Monday, January 13, 2020

Miser family update: knocks, music, and the gift of knowledge

Life continues to be rich and full in the Miser Family household.  This week has been particularly rich with music and new skills.  And traffic tickets.  And old houses.

In no particular order . . . one evening, we had an impromptu performance of Percussive Hymns in the area of the basement we call The Dungeon.  Right now the dungeon is outfitted with a brown rug I trash picked, a bunch of red stacking chairs I rescued from a classroom renovation at my college, a bunch of random bricks, a broad sword (because, dungeon), and a nifty drum kit.  set.  kit.  (I'm not sure what to call that).   At any rate, N-son got some new drum bling for Christmas, and so he put on a show for his doting, shivering mom.  Some singing was involved, too.  It was quite something to behold and behear. 

On a completely different evening, a bunch of family members reunited for a nearby professional musical show, "Beach Party Blast".  I came appropriately attired, with a bathing cap and swim goggles and with a bikini (over a few other clothes, because January), and I had a blast.  I even got to lead the conga line.   In fact, the cast members had been told that on this particular night, there would be a woman who would likely jump right into the conga line.  They were told this by their Stage Manager.  And it turns out their Stage Manager was . . . I-daughter!  She was super excited to get this job, and told me that she now is in the super fortunate position of having her two greatest loves -- knitting and theater -- both be something that she gets to do professionally as well as for funsies.  Yay, I-daughter!

This week I also got my Real ID.  I drove alllllllll the way to the driver's center, and then realized I'd forgotten my passport & proof of address, so in a tiff, I drove alllll the way back home.  On the way home, a school bus on the opposite side of a wide, several-lane road stopped and I wasn't sure if I should, so I kept going.  The car behind me kept going, too.  Then the car behind me turned on its flashing blue-and-red lights . . . and so my new ID turned out to be a valuable driving lesson, as well as a costly one.  Sigh.

But not all of my week was the school of hard knocks.  We had a wonderful "Bad Gift Exchange" party that I've held every year for nearly two decades now . . . and we held it at my old home!  So the "Bad Gift Exchange" was also a bit of a celebration of the "Home Exchange".   The new owners have really, really changed the paint schemes and the layout of furniture and everything.  It's not at all what I would choose for myself, but it was incredibly pleasing and beautiful, and it made me really happy to see my too-large home being used and loved by a family for whom it's just the right size.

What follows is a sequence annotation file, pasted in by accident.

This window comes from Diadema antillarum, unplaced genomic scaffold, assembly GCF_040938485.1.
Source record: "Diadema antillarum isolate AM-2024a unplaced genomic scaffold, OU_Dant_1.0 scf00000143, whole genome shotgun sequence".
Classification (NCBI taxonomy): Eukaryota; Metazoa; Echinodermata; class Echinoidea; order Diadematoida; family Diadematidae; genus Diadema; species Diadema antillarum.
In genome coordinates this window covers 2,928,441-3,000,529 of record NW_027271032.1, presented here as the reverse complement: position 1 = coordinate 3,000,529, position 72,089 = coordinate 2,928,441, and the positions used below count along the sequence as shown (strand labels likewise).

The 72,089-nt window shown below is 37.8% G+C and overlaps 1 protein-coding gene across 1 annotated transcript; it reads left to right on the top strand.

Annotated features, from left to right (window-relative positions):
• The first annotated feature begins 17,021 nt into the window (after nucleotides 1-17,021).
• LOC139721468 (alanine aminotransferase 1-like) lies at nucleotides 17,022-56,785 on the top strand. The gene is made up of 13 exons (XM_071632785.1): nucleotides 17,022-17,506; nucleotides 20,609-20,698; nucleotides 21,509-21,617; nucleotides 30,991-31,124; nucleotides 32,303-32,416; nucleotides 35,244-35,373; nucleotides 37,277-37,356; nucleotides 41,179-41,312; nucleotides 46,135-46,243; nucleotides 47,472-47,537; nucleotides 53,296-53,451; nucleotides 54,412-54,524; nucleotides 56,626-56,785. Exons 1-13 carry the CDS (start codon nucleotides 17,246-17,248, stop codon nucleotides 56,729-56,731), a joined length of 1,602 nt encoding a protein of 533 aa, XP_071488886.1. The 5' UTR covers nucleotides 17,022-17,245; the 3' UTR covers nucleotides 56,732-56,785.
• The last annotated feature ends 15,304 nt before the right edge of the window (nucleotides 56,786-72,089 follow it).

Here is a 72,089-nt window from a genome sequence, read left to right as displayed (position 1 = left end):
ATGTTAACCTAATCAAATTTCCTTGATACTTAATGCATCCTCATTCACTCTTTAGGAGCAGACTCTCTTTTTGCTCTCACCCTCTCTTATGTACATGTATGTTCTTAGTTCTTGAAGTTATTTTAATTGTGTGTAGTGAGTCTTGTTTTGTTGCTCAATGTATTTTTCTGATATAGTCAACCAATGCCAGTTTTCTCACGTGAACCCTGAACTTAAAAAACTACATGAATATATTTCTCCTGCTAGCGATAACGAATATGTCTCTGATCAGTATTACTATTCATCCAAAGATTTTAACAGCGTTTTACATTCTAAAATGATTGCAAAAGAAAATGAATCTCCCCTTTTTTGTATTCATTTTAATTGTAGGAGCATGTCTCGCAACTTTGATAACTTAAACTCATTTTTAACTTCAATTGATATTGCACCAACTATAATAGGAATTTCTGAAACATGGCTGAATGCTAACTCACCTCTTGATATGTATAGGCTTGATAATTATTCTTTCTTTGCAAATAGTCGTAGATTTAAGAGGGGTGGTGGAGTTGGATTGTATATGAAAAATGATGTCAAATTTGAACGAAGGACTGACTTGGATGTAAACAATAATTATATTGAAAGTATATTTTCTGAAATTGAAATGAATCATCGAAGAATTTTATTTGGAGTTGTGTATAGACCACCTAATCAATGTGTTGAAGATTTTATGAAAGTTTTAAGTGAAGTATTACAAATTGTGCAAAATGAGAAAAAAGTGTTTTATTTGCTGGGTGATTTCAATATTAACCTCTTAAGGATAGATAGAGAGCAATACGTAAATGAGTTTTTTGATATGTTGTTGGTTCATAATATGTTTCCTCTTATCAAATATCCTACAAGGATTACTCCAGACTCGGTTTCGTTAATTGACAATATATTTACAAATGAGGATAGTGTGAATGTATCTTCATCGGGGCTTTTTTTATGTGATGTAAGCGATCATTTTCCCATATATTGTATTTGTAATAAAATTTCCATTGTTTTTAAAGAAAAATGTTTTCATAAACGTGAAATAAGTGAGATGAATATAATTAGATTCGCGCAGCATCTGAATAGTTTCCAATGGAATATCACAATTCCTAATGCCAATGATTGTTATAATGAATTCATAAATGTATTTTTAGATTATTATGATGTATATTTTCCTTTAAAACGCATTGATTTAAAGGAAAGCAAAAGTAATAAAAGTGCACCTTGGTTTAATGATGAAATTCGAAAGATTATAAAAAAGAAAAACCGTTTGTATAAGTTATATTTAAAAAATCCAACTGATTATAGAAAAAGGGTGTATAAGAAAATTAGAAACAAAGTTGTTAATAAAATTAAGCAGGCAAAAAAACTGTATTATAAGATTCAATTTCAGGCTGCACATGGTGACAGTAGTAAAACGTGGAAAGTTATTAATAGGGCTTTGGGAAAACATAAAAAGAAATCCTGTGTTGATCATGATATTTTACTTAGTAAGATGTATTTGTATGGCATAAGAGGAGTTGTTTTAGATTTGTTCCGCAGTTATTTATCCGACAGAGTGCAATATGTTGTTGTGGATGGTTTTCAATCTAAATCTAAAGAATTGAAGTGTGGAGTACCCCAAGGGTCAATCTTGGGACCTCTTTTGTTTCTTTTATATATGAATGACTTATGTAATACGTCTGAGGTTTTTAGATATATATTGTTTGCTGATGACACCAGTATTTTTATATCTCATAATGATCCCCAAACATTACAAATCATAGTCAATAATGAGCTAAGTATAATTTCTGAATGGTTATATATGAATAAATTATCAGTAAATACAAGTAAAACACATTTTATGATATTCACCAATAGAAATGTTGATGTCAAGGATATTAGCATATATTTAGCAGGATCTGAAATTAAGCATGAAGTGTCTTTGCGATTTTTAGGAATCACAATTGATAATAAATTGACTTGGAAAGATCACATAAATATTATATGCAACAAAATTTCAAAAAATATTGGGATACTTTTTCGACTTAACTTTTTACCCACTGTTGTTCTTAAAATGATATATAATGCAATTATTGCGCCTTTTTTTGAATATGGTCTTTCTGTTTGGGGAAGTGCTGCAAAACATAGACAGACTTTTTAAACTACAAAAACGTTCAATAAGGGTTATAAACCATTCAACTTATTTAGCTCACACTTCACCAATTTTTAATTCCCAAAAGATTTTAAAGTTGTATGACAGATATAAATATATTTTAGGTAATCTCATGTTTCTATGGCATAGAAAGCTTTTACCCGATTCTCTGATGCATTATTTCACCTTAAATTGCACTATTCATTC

My husband has been learning to edit Wikimedia and Wikipedia pages, and this past weekend he got to update citations for women who had made significant contributions to our understanding of chemistry, particularly as regards the periodic table.  (Because of the IYPT -- the International Year of the Periodic Table).

And that's the news from our family, which continues to be wealthy in our adventures, and loud on our drums.  May you and yours be similarly prosperous.

Sunday, January 5, 2020

Post-xmas bowling and other Miser Family events

Life in the Miser Family household continues to be rich and full.  This past week has brought rounds of merriment . . . for example, we had a fall-down-laughing round of merriment in our annual Christmas Bowling (this year we did it belatedly, after Christmas, instead of before Christmas).

We are highly in-expert bowlers.  Also, some of us are not so good at selfies either . . .
My daughter says, "push that button!"

I say, "I know!". 
But I can't quite fit all 11 of us in the photo.
Fortunately, phone cameras nowadays come with timers.  Who knew?
Lots of (post) Christmas Bowlers!

Aside from Christmas Bowling with a crew that has more enthusiasm than talent (way more enthusiasm!), we learned that our new next door neighbor -- who celebrates Halloween to an extreme -- celebrates the New Year with corresponding vigor.   I went to sleep telling my husband that this is what it must be like in Heaven, with people all around us celebrating and singing praises.  Perhaps there will also be a quiet car in Heaven, however?   The next day, we had a lower volume (but still awesome) New Year's Day gathering of the Book Nerds.